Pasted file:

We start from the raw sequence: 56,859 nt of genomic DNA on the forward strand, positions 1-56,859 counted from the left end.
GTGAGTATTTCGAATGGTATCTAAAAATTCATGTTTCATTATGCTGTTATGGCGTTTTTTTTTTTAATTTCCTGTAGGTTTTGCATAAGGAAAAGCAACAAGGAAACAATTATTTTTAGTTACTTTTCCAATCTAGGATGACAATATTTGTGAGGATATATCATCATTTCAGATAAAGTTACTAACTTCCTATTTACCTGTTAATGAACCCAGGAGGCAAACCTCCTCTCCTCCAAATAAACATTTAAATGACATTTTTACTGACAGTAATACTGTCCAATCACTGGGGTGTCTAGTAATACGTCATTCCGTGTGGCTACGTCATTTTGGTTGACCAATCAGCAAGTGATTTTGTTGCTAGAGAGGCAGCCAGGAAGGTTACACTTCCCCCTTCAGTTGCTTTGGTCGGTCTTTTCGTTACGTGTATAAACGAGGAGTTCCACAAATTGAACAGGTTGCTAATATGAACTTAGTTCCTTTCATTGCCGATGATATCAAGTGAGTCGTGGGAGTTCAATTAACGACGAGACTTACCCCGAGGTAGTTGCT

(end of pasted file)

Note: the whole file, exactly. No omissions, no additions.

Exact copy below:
We start from the raw sequence: 56,859 nt of genomic DNA on the forward strand, positions 1-56,859 counted from the left end.
GTGAGTATTTCGAATGGTATCTAAAAATTCATGTTTCATTATGCTGTTATGGCGTTTTTTTTTTTAATTTCCTGTAGGTTTTGCATAAGGAAAAGCAACAAGGAAACAATTATTTTTAGTTACTTTTCCAATCTAGGATGACAATATTTGTGAGGATATATCATCATTTCAGATAAAGTTACTAACTTCCTATTTACCTGTTAATGAACCCAGGAGGCAAACCTCCTCTCCTCCAAATAAACATTTAAATGACATTTTTACTGACAGTAATACTGTCCAATCACTGGGGTGTCTAGTAATACGTCATTCCGTGTGGCTACGTCATTTTGGTTGACCAATCAGCAAGTGATTTTGTTGCTAGAGAGGCAGCCAGGAAGGTTACACTTCCCCCTTCAGTTGCTTTGGTCGGTCTTTTCGTTACGTGTATAAACGAGGAGTTCCACAAATTGAACAGGTTGCTAATATGAACTTAGTTCCTTTCATTGCCGATGATATCAAGTGAGTCGTGGGAGTTCAATTAACGACGAGACTTACCCCGAGGTAGTTGCT